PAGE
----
DKop wrote: ↑
Sat Sep 19, 2020 5:03 am
Fireminer wrote: ↑
Sat Sep 19, 2020 3:49 am
(On a related question, I have seen in films set in the 1980s America roadside motels that openly promoted they they had porn to show. Was this a thing?)
There still adult stores here and there. There is one for example in between Charlotte NC and Greenville SC on I-85 that only has a billboard up on what exit to take to get there, and the rundown shack of a building off to the side of the road that has their sign at the top. You can promote your business, but you can't really show the "content" of what you carry if your business is in porn. Same with strip clubs and gentlemen clubs. Showing too much would cross decentcy laws. In terms of hotels they don't promote it, but very little channel browsing on the hotel tv's and you can order and preview porn films they offer. I think the furthest hotels will promote that they have porn would be "We Offer HBO" or "We Offer Cinemax" because a normal person will associate that they will get porn with those stations if they stay at that particular hotel.
Another thing to add onto it, specifically during the time period that the movies Fireminer is watching, is that cable television was still expanding in the US, so many residences didn't have access to cable, let alone premium channels like HBO, Cinemax and the like. Advertising that a hotel/motel had HBO (or Cienmax, etc) showed that they not only had cable (that a lot of people may not already) but they had the premium services, it makes it more attractive to a lot of travelers. While the premium channels would show softcore (at most) porn late at night (to some extent), it was more about just having premium entertainment in your room, that you may not have access to at home. To a business traveler especially, one might pick a place like this for a business trip because when the work day is done, you can at least watch a cool movie or two before going to bed.
About ten years ago, I worked for a company that did pay-per-view of the in-room entertainment services for hotels. Sometime in the 80s, too, in addition to being wired for cable TV, a lot of hotels did in-room rentals/pay-per-view/on-demand movies (usually much newer than either HBO/Cinemax/Showtime and much, much newer than the rest of cable and local broadcast TV), which also included porn. I didn't work on the TV side of the business but from what I heard, a lot of these systems involved manually putting in tapes/DVDs into players that had switches to room circuits. It is probably more computerized now but there were a few hotels that still had these manual systems when I worked there. By the 90s though, these offerings were pretty standard for most major hotels and hotel chains, so not having any of these put your facility at a major disadvantage.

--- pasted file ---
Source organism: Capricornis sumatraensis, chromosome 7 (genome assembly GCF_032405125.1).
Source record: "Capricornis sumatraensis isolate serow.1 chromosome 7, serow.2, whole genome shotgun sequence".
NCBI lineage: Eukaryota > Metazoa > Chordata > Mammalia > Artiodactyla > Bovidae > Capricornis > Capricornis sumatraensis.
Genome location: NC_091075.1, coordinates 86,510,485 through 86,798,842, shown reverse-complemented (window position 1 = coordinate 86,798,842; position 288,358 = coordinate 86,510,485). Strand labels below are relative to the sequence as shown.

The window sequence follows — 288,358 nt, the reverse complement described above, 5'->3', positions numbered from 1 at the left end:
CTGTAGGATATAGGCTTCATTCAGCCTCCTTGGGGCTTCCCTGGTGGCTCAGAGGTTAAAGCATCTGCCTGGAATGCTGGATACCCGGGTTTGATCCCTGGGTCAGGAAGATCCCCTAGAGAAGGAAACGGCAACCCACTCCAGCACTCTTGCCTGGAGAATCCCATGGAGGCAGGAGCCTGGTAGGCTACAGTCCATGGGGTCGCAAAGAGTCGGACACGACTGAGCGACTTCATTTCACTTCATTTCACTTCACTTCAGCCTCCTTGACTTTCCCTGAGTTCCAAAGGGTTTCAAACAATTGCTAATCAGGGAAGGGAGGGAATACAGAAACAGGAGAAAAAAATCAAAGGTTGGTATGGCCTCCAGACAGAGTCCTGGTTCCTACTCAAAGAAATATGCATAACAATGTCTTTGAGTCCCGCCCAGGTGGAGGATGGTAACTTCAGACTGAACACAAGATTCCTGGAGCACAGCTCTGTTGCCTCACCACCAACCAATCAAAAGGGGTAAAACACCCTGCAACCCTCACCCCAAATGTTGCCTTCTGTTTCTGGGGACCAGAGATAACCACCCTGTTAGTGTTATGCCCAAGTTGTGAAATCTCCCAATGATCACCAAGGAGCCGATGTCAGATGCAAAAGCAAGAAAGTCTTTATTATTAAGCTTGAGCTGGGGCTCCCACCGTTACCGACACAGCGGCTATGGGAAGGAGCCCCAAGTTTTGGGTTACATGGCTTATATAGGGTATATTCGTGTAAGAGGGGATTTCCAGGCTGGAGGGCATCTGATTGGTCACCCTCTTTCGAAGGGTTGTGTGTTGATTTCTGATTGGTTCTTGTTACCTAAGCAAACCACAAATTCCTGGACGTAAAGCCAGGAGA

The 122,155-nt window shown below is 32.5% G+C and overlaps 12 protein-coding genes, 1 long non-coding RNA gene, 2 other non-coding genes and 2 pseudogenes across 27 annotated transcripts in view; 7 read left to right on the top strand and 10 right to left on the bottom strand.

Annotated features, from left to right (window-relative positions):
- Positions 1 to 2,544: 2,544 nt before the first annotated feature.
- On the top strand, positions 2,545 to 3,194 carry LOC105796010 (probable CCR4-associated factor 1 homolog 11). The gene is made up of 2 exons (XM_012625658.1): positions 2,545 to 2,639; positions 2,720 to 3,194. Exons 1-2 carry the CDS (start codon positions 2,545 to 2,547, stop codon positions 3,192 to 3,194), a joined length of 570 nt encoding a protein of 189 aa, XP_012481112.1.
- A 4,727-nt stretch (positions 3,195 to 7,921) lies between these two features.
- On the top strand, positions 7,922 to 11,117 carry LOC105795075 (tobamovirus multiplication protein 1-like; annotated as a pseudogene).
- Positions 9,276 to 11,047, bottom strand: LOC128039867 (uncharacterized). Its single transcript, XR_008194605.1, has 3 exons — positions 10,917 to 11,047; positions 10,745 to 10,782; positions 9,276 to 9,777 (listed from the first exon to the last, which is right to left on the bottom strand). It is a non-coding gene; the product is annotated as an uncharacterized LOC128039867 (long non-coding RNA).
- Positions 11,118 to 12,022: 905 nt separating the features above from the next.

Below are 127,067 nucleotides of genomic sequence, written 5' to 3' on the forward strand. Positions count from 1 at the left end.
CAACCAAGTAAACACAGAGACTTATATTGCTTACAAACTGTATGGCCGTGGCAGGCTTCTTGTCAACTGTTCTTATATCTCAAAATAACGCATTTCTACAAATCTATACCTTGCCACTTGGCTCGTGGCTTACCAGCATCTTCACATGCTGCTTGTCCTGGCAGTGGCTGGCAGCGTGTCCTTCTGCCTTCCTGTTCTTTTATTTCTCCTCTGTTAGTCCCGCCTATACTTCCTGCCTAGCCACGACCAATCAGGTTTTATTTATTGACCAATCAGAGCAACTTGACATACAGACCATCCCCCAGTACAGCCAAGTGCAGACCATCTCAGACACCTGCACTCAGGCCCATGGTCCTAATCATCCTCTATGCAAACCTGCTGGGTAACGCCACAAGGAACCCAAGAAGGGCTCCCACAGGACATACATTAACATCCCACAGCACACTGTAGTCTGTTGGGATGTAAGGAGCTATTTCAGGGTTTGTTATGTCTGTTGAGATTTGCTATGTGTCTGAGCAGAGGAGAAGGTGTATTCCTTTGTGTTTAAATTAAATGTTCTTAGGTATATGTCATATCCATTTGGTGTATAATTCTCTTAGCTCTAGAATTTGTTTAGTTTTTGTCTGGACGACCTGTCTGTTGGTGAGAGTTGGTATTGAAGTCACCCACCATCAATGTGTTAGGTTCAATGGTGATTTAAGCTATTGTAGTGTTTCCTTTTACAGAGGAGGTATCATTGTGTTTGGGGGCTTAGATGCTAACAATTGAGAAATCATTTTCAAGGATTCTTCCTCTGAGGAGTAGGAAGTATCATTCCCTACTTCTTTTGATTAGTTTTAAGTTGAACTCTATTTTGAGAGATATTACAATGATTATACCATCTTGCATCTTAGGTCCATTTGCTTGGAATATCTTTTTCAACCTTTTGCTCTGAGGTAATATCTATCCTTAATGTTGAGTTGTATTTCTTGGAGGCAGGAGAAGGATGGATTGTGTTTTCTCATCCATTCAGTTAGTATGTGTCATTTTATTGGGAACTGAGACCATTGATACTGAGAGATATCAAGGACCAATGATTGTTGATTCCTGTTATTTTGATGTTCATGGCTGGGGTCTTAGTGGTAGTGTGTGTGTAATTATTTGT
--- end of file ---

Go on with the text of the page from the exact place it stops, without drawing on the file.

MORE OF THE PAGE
Oh, wow, so it was dubbed. I've just read an article on how professional anime voice actors are stepping into the field of dubbing hentai and adult visual novels. If only they know people have been doing this for decades.
Chances are, they do know. Hentai's had dub options, at least for the last 25 years when there were hentai labels from major publishers like CPM, Media Blasters, etc. I think there is a cultural shift that doing porn as a voice actor, isn't career suicide. Those 90s and 2000s dubs had actors whose names we'd recognize, but they were usually credited under an alias because the US market is weird that there is a perception that folks who do adult work wouldn't be able to work mainstream titles. Same was true in Japan (probably still is). Famously, I think it was Inoue Kikuko (Ah! My Goddess, Ranma 1/2) who was asked at a convention about her role as the lead in Ogenki Clinic, to some embarrassment.
I also wonder if anyone would go to such length to preserve these hentai OVAs? Some records I've read talked about the later 1980s and early 1990s as the halcyon days of hentai in both written and animated forms. Maybe there is some worth in preserving these tapes?
This is a really good question - I think a lot of anime preservation stuff seems to avoid adult work that doesn't have some tie to a more mainstream thing (like the Cream Lemon episode that is supposed to be a precursor to Project A-ko). It is probably a general reflection of fandom, while I've met or seen online fans of all sorts of genres, fans of hentai as an artform seem to be kinda far between and I've never really heard them talk about preserving older works in that genre. I'll admit, that I probably have a bit of confirmation bias in this observation.